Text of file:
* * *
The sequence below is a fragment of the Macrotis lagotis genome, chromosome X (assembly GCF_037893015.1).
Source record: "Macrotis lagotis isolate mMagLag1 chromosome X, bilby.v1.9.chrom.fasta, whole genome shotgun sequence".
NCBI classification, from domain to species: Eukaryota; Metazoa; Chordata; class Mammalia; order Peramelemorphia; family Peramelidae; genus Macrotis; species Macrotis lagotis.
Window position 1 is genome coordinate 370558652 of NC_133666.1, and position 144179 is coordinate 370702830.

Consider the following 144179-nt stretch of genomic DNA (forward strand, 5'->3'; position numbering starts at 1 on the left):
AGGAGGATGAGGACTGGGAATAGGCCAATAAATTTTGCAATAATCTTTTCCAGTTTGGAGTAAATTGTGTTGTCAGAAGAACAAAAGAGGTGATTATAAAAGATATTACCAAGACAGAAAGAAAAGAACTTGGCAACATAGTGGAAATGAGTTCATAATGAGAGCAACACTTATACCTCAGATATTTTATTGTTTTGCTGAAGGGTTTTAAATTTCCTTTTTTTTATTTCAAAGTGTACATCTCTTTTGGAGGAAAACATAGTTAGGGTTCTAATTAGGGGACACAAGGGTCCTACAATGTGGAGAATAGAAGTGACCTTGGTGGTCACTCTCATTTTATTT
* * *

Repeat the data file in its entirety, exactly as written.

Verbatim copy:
The sequence below is a fragment of the Macrotis lagotis genome, chromosome X (assembly GCF_037893015.1).
Source record: "Macrotis lagotis isolate mMagLag1 chromosome X, bilby.v1.9.chrom.fasta, whole genome shotgun sequence".
NCBI classification, from domain to species: Eukaryota; Metazoa; Chordata; class Mammalia; order Peramelemorphia; family Peramelidae; genus Macrotis; species Macrotis lagotis.
Window position 1 is genome coordinate 370558652 of NC_133666.1, and position 144179 is coordinate 370702830.

Consider the following 144179-nt stretch of genomic DNA (forward strand, 5'->3'; position numbering starts at 1 on the left):
AGGAGGATGAGGACTGGGAATAGGCCAATAAATTTTGCAATAATCTTTTCCAGTTTGGAGTAAATTGTGTTGTCAGAAGAACAAAAGAGGTGATTATAAAAGATATTACCAAGACAGAAAGAAAAGAACTTGGCAACATAGTGGAAATGAGTTCATAATGAGAGCAACACTTATACCTCAGATATTTTATTGTTTTGCTGAAGGGTTTTAAATTTCCTTTTTTTTATTTCAAAGTGTACATCTCTTTTGGAGGAAAACATAGTTAGGGTTCTAATTAGGGGACACAAGGGTCCTACAATGTGGAGAATAGAAGTGACCTTGGTGGTCACTCTCATTTTATTT